Uranium mining

Anti-nuclear activists open “uranium mine” in front of Belgian Christian Democratic Party headquarters

Uraniumontginning


Uraniumontginning voor de Belgische kerncentrales, Impact op mens en milieu

(Download: 7MB, .pdf)

Report shows environmental and human rights consequences of uranium mining for Belgian nuclear power stations.

Photos of the action (free of copyright): http://fme.sincerethought.org/gallery/v/2007/umining2

Friday 6th July, Brussels – Activists from Friends of the Earth today constructed a “uranium mine” in front of the head offices of the Christian Democratic party (CD&V) on the Wetstraat in Brussels. The action coincided with the release a significant research report showing the tragic environmental and human rights impacts of the uranium mining that supplies the nuclear fuels for the Belgian nuclear power plants of Doel and Tihange.[1]

The problems associated with uranium mining include massive levels of radioactive contamination, an increase in cancers and other health problems amongst mine workers and residents of the surrounding areas, and a widespread culture of misinformation and secrecy within the industry. The report shows that it is often indigenous people who have felt the greatest impacts of uranium mining.

The report traces the origin of the uranium used in Belgian nuclear power plants [2], and produces the first-ever comprehensive overview of these largely hidden, but very direct, consequences of the Belgian dependence upon nuclear power. The report adds extra pressure to maintain, and even speed up, the phase out of nuclear power in Belgium, in the context of the ongoing negotiations to form a new federal government.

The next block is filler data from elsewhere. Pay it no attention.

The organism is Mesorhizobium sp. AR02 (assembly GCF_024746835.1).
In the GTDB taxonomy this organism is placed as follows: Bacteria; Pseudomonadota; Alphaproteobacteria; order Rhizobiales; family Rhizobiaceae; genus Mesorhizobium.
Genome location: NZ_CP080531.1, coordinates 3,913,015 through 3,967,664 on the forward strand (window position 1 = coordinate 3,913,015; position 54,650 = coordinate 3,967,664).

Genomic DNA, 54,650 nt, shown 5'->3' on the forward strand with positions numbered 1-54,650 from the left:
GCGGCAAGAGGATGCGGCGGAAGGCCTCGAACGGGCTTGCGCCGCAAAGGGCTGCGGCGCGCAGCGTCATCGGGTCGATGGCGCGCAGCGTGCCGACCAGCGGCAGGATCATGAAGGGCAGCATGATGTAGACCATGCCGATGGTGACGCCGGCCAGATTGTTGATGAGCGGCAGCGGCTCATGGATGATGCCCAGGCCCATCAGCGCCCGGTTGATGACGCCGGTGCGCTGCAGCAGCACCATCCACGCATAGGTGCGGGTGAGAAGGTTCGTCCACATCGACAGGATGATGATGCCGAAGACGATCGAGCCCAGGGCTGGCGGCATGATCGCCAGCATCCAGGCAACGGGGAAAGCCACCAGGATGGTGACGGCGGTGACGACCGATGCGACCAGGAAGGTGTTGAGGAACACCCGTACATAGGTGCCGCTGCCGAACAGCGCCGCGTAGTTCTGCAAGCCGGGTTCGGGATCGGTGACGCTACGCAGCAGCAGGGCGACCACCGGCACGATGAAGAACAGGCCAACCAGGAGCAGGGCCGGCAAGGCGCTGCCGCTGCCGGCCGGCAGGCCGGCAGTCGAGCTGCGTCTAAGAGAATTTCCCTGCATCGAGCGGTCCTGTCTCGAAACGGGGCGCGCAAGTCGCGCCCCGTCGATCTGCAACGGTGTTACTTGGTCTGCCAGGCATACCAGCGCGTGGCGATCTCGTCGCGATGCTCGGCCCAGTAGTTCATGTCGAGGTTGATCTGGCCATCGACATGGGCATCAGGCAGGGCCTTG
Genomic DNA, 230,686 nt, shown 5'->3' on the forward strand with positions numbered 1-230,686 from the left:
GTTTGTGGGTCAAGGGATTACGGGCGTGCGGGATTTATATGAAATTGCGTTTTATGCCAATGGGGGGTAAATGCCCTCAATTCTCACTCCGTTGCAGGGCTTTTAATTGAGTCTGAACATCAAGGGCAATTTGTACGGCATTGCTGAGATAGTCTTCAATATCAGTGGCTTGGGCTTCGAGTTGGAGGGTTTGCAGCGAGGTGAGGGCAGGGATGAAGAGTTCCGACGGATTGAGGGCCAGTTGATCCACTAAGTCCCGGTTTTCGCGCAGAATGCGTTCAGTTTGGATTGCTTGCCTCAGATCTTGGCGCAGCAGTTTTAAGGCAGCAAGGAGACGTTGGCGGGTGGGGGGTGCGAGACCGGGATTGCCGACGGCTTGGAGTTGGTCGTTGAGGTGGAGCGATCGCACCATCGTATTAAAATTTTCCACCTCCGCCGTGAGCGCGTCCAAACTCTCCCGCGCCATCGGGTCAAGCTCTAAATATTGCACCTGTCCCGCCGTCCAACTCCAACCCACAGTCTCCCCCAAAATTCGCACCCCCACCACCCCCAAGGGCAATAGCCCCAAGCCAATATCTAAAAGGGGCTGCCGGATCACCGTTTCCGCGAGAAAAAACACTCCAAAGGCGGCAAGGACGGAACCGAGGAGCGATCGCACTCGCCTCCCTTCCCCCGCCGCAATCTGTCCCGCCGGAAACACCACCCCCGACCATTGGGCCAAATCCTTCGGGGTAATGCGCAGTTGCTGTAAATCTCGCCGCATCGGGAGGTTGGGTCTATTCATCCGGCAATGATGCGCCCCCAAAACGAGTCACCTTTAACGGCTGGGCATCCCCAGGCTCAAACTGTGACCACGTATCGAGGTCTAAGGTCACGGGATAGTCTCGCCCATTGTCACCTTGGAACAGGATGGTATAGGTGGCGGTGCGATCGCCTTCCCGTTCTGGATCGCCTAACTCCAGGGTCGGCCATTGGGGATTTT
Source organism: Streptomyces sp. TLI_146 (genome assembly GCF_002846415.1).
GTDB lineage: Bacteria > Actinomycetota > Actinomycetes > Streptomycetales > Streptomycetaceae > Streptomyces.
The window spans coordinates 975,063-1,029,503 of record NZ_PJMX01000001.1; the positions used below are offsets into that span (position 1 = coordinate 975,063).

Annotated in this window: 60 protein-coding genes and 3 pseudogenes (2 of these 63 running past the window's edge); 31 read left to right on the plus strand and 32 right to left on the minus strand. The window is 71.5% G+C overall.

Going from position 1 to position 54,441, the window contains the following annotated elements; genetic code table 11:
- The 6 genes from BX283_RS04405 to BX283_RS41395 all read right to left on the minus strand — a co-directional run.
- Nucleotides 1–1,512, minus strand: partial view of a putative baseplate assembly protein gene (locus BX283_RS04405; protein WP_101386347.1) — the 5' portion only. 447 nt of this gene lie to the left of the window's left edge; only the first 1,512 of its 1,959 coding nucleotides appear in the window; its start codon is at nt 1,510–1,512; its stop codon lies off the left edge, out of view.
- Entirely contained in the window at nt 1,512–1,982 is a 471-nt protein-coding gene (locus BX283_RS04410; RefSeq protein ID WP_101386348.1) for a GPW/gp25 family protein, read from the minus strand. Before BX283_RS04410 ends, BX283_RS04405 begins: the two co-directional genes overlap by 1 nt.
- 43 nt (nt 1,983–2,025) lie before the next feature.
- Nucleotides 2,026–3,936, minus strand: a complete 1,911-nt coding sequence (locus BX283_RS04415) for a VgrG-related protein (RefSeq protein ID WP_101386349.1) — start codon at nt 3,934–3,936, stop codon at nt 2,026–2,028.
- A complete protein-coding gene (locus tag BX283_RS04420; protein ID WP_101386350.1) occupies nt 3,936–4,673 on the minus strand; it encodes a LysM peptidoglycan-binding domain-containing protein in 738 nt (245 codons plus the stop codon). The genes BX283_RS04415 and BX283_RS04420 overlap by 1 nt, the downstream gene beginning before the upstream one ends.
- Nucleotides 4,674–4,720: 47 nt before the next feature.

Koen Cornelis of Friends of the Earth stated: “When someone in Belgium turns on a light or a television, the majority of the electricity comes from nuclear power. The uranium mining to provide the fuel for Doel and Tihange have created widespread human rights and environmental problems around the world. Our research shows that nuclear power is anything but clean energy. If you read the eyewitness accounts contained in our report, you cannot fail to be convinced that we have to end the use of nuclear power immediately.”

The release of the report was marked with a nonviolent direct action, in which activists constructed a “uranium mine” at the head office of the CD&V in Brussels. The activists, dressed in mining clothing, created a number of holes in the pavement in front of the building, and held banners reading “Uranium voor België Creeert Duurzame Vervuiling”, “leave uranium in the ground” and “kernenergie gaat over lijken”. A sound system played the noise of drilling in a “noise bombardment” of the offices.

Koen Cornelis, of Friends of the Earth, stated: “The planned increase in nuclear power worldwide is leading to an increase in the price of uranium, which is in turn fuelling a boom in uranium mining. In many cases, mining companies are returning to areas that were mined decades ago, and have still not been cleaned up. If the CD&V find this action inconvenient, they should try to imagine what it is like to live next to a real uranium mine.”

Press Contact: Koen Cornelis
Email: koenc@moederaarde.be
GSM: 0472 342 463

[1] The report “Uraniumontginning voor de Belgische kerncentrales: Impact op Mens en Milieu”, an executive summary of the report, as well as high resolution photographs of the impacts of uranium mining, will be available online from Friday 6th July at: http://www.motherearth.org/uranium

[2] The countries supplying uranium to Belgium include:
Australië, Canada, China, Kazakhstan, Rusland, Zuid-Afrika en de VS.
This list comes from the answer to a parliamentary question, which is published at: http://www.motherearth.org/uranium/pq.pdf


Friends of the Earth Flanders & Brussels (formerly For Mother Earth) is a member of Friends of the Earth International